When news broke this week about New York Gov. Eliot Spitzer's liaisons with high-priced prostitutes, the question on many women's minds was: How could she? How could the Harvard Law-educated Silda Wall Spitzer stand beside him at the podium twice as he apologized on Monday and then announced his resignation yesterday?
Bloggers' expressions of outrage over Wall Spitzer's "standing by her man" were rampant:
"The picture in the New York Times is so telling, so sad, so perfectly humiliating," laments the Huffington Post's Amy Ephron.
"Speaking (ahem) as a political wife myself, I can see one clear advantage to this option: It's all over quickly. And no one asks you for a follow-up interview," opines Anne Applebaum in Slate's XX Factor blog.
The comparisons were inevitable: to Hillary Clinton (Gennifer Flowers, Monica Lewinsky, et al.); to Dina Matos McGreevey, wife of the New Jersey governor who resigned after disclosing he was gay; and to Suzanne Craig, wife of Sen. Larry Craig, who was arrested for soliciting gay sex in an airport bathroom. And yet, I couldn't find a psychological analysis of what compels political wives to do what they do. So I asked relationship expert Pepper Schwartz, a professor of sociology at the University of Washington in Seattle, to give me some insight:
What can we infer is running through these betrayed wives' minds as they decide whether to step in front of the news cameras or hide in their bedroom under the blankets?
They're in shock; who wouldn't be? There's no way, even with all their experience in public life, to prepare for this moment. So they take the conservative approach and turn to other people for advice. They look at what other wives before them have done and listen to their husband's advisers. On some level, they must know they're not in good shape mentally. So they just stand up there, look sad, and try to figure out what to do later.
What do you suspect they're concerned about first and foremost?
Survival, both economic and personal. In Wall Spitzer's case, her husband is losing his livelihood, may face fines or even jail time. They have an expensive Manhattan lifestyle to finance. She also has to worry about her daughters' survival. They need her to guide them through this, and her role is to be a strong mother for them. In fact, one way of coping is to not deal with yourself but to deal with your children. What's best for them? She may have decided that it's better to be brave than dissolve in sadness and fear. When you're thinking in survival mode, practicalities come first and emotional wounds come later. It's only when that duty is done that she can turn around and say, "What about me?"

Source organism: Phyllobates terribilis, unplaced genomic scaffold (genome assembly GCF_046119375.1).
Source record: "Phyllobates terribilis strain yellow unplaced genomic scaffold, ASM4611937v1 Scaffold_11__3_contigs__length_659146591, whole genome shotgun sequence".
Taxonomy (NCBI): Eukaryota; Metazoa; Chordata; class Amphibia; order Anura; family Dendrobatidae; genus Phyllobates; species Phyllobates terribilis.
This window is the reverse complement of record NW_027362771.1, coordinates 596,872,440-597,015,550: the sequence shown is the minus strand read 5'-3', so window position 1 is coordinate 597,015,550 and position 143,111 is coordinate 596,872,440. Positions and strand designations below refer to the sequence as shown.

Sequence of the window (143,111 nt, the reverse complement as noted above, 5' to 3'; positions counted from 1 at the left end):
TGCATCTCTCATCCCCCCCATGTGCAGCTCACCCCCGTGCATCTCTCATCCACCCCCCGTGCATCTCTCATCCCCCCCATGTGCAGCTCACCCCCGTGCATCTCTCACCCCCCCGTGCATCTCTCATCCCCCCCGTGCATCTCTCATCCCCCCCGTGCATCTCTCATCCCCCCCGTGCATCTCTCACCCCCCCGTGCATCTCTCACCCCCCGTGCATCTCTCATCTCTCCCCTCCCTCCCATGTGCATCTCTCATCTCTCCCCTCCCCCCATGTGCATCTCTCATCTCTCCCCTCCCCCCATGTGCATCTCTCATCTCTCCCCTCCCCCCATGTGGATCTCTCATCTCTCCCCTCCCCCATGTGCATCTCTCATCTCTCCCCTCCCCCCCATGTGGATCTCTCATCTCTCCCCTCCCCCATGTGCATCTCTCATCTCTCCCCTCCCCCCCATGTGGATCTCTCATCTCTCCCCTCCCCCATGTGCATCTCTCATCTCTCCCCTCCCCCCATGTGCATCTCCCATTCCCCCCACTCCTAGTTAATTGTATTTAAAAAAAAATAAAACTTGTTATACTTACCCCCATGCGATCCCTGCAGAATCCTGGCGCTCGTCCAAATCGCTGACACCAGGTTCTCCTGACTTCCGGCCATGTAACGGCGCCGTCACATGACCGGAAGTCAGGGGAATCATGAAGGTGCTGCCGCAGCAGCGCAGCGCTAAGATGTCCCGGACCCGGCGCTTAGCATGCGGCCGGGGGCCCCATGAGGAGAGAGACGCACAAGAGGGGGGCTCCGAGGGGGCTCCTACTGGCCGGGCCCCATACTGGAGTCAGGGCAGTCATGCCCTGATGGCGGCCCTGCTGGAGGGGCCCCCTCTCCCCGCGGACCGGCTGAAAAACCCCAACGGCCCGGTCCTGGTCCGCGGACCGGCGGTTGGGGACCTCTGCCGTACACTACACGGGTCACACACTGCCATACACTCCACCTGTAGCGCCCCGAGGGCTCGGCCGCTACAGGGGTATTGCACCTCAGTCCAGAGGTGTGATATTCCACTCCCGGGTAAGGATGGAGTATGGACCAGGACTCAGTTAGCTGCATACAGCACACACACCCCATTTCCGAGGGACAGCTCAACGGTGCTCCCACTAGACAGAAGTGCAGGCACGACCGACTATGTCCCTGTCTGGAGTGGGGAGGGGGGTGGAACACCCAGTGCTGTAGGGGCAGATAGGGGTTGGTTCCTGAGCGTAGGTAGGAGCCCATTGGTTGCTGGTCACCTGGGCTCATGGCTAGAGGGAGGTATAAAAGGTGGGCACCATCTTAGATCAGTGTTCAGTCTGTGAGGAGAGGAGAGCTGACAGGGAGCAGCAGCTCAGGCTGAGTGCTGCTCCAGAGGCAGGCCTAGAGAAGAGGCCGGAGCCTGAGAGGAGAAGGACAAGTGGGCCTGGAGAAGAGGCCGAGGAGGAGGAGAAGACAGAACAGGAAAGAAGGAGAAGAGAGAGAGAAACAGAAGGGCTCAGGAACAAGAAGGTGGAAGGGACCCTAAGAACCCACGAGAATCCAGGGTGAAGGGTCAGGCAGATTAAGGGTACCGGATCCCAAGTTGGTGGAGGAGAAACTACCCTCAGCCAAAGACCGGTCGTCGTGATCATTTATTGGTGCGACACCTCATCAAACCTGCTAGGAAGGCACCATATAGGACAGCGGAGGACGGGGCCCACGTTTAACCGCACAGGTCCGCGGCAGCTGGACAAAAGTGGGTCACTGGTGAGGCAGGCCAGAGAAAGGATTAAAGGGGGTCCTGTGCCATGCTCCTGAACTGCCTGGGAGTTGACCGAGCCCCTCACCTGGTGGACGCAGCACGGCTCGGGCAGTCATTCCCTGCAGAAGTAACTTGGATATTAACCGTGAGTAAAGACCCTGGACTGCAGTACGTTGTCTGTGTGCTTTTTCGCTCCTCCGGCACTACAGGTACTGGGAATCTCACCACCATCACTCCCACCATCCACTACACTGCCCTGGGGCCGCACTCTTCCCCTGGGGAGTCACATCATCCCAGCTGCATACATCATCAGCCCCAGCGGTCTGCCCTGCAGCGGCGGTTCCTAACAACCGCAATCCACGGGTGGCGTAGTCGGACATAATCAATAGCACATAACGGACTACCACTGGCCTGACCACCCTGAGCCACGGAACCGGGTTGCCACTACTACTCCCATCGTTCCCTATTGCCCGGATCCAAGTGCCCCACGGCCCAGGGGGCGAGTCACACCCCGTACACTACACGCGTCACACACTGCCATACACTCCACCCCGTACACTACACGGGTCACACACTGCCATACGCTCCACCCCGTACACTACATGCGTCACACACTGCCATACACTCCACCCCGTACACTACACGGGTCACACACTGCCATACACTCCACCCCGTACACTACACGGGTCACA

So, for women in such a fix, does fear come before feelings of anger and betrayal?
Yes, fear takes precedence. It's what you have to deal with first. The anger and sadness over the infidelity could overwhelm her and make her unable to function, so she has to push that down. I don't know what's psychologically healthier, but most of us go to our strength rather than our weakness. We try to be brave when the wolves are circling.
Does this apply to any wife who's been cheated on?
It can, but probably to a lesser extent. Those of us not in the public eye don't have to protect our image as much, so we can turn to a network of friends for support. On the other hand, we can't dissolve in tears at work or the supermarket. So we do our best to put on a public face and not go around looking destroyed.
What should a woman do if she finds out her husband is cheating?
I suggest the following:
• Don't decide immediately whether to leave him. Your initial emotional state isn't the best for making long-term decisions. Give yourself at least a few weeks or even several months to process emotions. There's a lot to think about: children, economics, and his willingness to change and/or get professional help.
• Get support. Put yourself in the hands of close friends and an objective third party like a therapist.
• Don't obsess about the other woman. What is she to you? Unless she's your best friend, she's trivial. Blaming her might be satisfying but useless. It just deflects from the appropriate target of your anger—your husband.
• Meet with a divorce lawyer. This will help you assess all your options in terms of what to expect financially from a divorce. Also, you might want to see the best lawyer in town, even if you aren't going to hire him or her. Once you reveal all the details of your situation, you'll ensure that your husband can't hire that attorney against you.